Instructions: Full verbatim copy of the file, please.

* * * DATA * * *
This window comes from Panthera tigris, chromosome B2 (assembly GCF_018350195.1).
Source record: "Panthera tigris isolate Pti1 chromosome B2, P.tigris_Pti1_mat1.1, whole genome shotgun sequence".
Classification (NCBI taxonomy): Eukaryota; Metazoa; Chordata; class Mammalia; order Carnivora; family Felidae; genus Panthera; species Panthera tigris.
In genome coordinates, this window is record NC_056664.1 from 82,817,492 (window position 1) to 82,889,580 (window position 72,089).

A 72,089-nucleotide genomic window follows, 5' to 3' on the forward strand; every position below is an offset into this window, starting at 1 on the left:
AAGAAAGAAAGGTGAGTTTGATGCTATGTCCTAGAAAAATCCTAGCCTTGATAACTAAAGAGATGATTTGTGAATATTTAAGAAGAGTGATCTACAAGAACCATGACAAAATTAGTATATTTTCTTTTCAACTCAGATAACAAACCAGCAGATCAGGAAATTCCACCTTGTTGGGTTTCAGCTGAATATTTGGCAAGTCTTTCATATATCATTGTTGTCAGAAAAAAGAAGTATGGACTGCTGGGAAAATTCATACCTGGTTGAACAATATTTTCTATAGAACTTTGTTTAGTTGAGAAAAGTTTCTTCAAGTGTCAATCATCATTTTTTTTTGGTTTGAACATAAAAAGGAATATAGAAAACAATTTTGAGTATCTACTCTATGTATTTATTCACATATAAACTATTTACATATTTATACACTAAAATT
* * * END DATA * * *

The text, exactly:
This window comes from Panthera tigris, chromosome B2 (assembly GCF_018350195.1).
Source record: "Panthera tigris isolate Pti1 chromosome B2, P.tigris_Pti1_mat1.1, whole genome shotgun sequence".
Classification (NCBI taxonomy): Eukaryota; Metazoa; Chordata; class Mammalia; order Carnivora; family Felidae; genus Panthera; species Panthera tigris.
In genome coordinates, this window is record NC_056664.1 from 82,817,492 (window position 1) to 82,889,580 (window position 72,089).

A 72,089-nucleotide genomic window follows, 5' to 3' on the forward strand; every position below is an offset into this window, starting at 1 on the left:
AAGAAAGAAAGGTGAGTTTGATGCTATGTCCTAGAAAAATCCTAGCCTTGATAACTAAAGAGATGATTTGTGAATATTTAAGAAGAGTGATCTACAAGAACCATGACAAAATTAGTATATTTTCTTTTCAACTCAGATAACAAACCAGCAGATCAGGAAATTCCACCTTGTTGGGTTTCAGCTGAATATTTGGCAAGTCTTTCATATATCATTGTTGTCAGAAAAAAGAAGTATGGACTGCTGGGAAAATTCATACCTGGTTGAACAATATTTTCTATAGAACTTTGTTTAGTTGAGAAAAGTTTCTTCAAGTGTCAATCATCATTTTTTTTTGGTTTGAACATAAAAAGGAATATAGAAAACAATTTTGAGTATCTACTCTATGTATTTATTCACATATAAACTATTTACATATTTATACACTAAAATT